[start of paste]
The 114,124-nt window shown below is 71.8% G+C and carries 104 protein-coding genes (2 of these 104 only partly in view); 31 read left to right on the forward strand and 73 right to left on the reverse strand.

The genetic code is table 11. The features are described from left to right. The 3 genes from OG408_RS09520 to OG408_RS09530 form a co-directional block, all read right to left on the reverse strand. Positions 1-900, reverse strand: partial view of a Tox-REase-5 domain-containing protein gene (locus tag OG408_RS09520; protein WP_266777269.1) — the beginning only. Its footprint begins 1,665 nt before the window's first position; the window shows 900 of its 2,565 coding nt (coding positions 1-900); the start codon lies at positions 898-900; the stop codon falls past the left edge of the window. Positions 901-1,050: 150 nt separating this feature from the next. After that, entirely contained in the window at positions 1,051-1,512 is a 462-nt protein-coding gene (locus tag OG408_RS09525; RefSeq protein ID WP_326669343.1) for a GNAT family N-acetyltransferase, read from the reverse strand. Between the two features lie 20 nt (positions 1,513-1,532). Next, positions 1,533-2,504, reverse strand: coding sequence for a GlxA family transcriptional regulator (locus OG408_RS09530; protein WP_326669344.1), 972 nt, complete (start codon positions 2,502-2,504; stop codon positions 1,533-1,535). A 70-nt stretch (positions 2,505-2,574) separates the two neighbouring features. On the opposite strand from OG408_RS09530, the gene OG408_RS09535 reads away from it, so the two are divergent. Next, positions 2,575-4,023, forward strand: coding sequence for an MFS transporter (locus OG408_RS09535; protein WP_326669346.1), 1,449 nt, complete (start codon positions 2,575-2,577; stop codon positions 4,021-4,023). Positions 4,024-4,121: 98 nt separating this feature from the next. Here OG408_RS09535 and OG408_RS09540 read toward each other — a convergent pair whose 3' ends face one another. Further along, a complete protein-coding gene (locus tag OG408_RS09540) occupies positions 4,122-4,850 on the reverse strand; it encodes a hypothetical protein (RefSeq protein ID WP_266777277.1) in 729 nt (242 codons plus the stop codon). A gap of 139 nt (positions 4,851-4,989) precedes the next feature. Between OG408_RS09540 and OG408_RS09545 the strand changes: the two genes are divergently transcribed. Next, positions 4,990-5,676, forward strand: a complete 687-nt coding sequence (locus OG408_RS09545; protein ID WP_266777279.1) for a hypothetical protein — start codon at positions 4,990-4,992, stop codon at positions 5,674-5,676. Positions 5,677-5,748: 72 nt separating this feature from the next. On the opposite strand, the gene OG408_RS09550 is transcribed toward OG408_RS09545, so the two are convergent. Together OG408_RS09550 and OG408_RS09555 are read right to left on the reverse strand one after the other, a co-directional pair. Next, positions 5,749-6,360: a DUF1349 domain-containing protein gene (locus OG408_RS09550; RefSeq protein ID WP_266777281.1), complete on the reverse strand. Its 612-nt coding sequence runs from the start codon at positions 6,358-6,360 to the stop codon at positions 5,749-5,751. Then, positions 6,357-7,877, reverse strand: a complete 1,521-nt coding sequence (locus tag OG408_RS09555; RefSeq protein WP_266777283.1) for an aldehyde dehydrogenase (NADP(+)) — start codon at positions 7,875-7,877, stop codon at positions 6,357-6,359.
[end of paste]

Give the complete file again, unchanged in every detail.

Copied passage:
The 114,124-nt window shown below is 71.8% G+C and carries 104 protein-coding genes (2 of these 104 only partly in view); 31 read left to right on the forward strand and 73 right to left on the reverse strand.

The genetic code is table 11. The features are described from left to right. The 3 genes from OG408_RS09520 to OG408_RS09530 form a co-directional block, all read right to left on the reverse strand. Positions 1-900, reverse strand: partial view of a Tox-REase-5 domain-containing protein gene (locus tag OG408_RS09520; protein WP_266777269.1) — the beginning only. Its footprint begins 1,665 nt before the window's first position; the window shows 900 of its 2,565 coding nt (coding positions 1-900); the start codon lies at positions 898-900; the stop codon falls past the left edge of the window. Positions 901-1,050: 150 nt separating this feature from the next. After that, entirely contained in the window at positions 1,051-1,512 is a 462-nt protein-coding gene (locus tag OG408_RS09525; RefSeq protein ID WP_326669343.1) for a GNAT family N-acetyltransferase, read from the reverse strand. Between the two features lie 20 nt (positions 1,513-1,532). Next, positions 1,533-2,504, reverse strand: coding sequence for a GlxA family transcriptional regulator (locus OG408_RS09530; protein WP_326669344.1), 972 nt, complete (start codon positions 2,502-2,504; stop codon positions 1,533-1,535). A 70-nt stretch (positions 2,505-2,574) separates the two neighbouring features. On the opposite strand from OG408_RS09530, the gene OG408_RS09535 reads away from it, so the two are divergent. Next, positions 2,575-4,023, forward strand: coding sequence for an MFS transporter (locus OG408_RS09535; protein WP_326669346.1), 1,449 nt, complete (start codon positions 2,575-2,577; stop codon positions 4,021-4,023). Positions 4,024-4,121: 98 nt separating this feature from the next. Here OG408_RS09535 and OG408_RS09540 read toward each other — a convergent pair whose 3' ends face one another. Further along, a complete protein-coding gene (locus tag OG408_RS09540) occupies positions 4,122-4,850 on the reverse strand; it encodes a hypothetical protein (RefSeq protein ID WP_266777277.1) in 729 nt (242 codons plus the stop codon). A gap of 139 nt (positions 4,851-4,989) precedes the next feature. Between OG408_RS09540 and OG408_RS09545 the strand changes: the two genes are divergently transcribed. Next, positions 4,990-5,676, forward strand: a complete 687-nt coding sequence (locus OG408_RS09545; protein ID WP_266777279.1) for a hypothetical protein — start codon at positions 4,990-4,992, stop codon at positions 5,674-5,676. Positions 5,677-5,748: 72 nt separating this feature from the next. On the opposite strand, the gene OG408_RS09550 is transcribed toward OG408_RS09545, so the two are convergent. Together OG408_RS09550 and OG408_RS09555 are read right to left on the reverse strand one after the other, a co-directional pair. Next, positions 5,749-6,360: a DUF1349 domain-containing protein gene (locus OG408_RS09550; RefSeq protein ID WP_266777281.1), complete on the reverse strand. Its 612-nt coding sequence runs from the start codon at positions 6,358-6,360 to the stop codon at positions 5,749-5,751. Then, positions 6,357-7,877, reverse strand: a complete 1,521-nt coding sequence (locus tag OG408_RS09555; RefSeq protein WP_266777283.1) for an aldehyde dehydrogenase (NADP(+)) — start codon at positions 7,875-7,877, stop codon at positions 6,357-6,359.